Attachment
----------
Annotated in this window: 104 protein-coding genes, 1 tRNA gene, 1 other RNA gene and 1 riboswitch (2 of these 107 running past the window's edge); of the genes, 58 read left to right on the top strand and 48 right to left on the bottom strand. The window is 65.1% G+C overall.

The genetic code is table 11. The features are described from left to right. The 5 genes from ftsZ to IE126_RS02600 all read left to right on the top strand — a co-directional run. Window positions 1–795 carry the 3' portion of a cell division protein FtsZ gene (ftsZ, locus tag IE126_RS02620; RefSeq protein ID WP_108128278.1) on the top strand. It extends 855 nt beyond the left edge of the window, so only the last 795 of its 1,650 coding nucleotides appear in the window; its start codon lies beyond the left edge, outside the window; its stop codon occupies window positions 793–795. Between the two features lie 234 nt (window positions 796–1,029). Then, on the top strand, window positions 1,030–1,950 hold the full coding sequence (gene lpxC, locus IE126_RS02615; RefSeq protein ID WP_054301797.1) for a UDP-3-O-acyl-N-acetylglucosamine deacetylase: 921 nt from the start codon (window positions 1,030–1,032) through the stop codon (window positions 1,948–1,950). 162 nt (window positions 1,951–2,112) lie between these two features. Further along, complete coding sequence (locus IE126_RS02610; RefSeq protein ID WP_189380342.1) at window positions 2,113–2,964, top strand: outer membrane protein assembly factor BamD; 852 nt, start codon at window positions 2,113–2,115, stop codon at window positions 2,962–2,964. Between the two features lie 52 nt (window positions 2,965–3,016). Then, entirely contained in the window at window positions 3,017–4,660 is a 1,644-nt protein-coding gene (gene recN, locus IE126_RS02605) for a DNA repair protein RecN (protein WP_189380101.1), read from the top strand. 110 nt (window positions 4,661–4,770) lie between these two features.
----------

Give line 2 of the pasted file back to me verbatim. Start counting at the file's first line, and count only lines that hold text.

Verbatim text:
The genetic code is table 11. The features are described from left to right. The 5 genes from ftsZ to IE126_RS02600 all read left to right on the top strand — a co-directional run. Window positions 1–795 carry the 3' portion of a cell division protein FtsZ gene (ftsZ, locus tag IE126_RS02620; RefSeq protein ID WP_108128278.1) on the top strand. It extends 855 nt beyond the left edge of the window, so only the last 795 of its 1,650 coding nucleotides appear in the window; its start codon lies beyond the left edge, outside the window; its stop codon occupies window positions 793–795. Between the two features lie 234 nt (window positions 796–1,029). Then, on the top strand, window positions 1,030–1,950 hold the full coding sequence (gene lpxC, locus IE126_RS02615; RefSeq protein ID WP_054301797.1) for a UDP-3-O-acyl-N-acetylglucosamine deacetylase: 921 nt from the start codon (window positions 1,030–1,032) through the stop codon (window positions 1,948–1,950). 162 nt (window positions 1,951–2,112) lie between these two features. Further along, complete coding sequence (locus IE126_RS02610; RefSeq protein ID WP_189380342.1) at window positions 2,113–2,964, top strand: outer membrane protein assembly factor BamD; 852 nt, start codon at window positions 2,113–2,115, stop codon at window positions 2,962–2,964. Between the two features lie 52 nt (window positions 2,965–3,016). Then, entirely contained in the window at window positions 3,017–4,660 is a 1,644-nt protein-coding gene (gene recN, locus IE126_RS02605) for a DNA repair protein RecN (protein WP_189380101.1), read from the top strand. 110 nt (window positions 4,661–4,770) lie between these two features.